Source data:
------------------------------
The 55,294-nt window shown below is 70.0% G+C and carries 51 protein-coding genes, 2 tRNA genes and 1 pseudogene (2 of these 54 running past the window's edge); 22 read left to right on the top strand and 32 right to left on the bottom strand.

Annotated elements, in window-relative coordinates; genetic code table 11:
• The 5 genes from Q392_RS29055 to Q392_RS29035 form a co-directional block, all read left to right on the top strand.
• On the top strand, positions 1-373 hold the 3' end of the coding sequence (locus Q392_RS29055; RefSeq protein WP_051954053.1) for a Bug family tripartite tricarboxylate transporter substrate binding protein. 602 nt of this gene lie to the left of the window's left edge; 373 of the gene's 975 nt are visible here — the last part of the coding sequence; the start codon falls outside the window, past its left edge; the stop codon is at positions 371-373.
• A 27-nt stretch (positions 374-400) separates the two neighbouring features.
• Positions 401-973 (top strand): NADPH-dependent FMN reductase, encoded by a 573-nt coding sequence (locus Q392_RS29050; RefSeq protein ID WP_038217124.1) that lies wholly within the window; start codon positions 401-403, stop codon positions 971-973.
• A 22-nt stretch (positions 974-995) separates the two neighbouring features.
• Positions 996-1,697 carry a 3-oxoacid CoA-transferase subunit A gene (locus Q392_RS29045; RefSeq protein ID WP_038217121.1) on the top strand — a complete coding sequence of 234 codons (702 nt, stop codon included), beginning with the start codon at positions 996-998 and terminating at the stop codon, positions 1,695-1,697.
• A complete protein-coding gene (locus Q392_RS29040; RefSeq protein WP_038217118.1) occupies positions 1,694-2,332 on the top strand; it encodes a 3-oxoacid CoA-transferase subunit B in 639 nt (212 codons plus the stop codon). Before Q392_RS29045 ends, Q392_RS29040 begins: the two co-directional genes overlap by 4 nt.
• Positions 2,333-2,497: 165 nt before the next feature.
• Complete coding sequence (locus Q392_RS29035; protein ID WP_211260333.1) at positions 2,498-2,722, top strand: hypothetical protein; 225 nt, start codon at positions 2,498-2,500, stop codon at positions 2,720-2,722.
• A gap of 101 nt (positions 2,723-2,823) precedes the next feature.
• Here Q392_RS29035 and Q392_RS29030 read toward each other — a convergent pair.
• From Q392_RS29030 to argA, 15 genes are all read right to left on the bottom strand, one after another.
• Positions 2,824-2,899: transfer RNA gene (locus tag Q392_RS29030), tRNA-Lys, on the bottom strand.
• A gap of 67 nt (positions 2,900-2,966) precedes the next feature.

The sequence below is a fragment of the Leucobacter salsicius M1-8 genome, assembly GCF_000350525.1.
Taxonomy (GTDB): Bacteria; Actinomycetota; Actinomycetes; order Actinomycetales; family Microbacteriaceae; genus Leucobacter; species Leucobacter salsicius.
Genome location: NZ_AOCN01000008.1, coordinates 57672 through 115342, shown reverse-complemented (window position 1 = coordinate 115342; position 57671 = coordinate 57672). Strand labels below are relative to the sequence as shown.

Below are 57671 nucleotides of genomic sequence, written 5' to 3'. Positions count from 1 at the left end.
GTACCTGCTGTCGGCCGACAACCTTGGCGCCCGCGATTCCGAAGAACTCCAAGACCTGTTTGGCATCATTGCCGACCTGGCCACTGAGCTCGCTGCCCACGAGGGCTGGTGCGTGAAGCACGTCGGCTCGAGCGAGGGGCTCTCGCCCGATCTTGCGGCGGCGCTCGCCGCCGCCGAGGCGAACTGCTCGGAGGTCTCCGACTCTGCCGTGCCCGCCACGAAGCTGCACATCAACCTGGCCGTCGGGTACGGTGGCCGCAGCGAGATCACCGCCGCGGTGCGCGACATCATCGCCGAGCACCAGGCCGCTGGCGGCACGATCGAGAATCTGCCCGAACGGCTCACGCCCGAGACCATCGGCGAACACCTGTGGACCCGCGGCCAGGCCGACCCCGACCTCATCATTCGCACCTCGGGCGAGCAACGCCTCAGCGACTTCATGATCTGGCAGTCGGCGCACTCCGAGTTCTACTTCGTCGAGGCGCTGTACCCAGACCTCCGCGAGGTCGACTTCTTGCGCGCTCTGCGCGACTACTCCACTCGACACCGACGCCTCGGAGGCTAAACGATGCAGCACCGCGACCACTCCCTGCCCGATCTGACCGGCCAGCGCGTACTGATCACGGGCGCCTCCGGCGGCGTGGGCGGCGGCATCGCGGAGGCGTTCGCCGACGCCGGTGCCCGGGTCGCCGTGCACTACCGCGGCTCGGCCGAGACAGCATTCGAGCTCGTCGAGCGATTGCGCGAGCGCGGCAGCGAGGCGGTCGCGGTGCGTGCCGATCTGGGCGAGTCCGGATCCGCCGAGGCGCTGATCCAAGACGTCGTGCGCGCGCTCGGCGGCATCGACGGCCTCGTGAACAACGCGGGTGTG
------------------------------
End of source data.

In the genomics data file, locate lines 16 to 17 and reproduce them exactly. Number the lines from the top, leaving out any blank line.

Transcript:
• A gap of 67 nt (positions 2,900-2,966) precedes the next feature.

The sequence below is a fragment of the Leucobacter salsicius M1-8 genome, assembly GCF_000350525.1.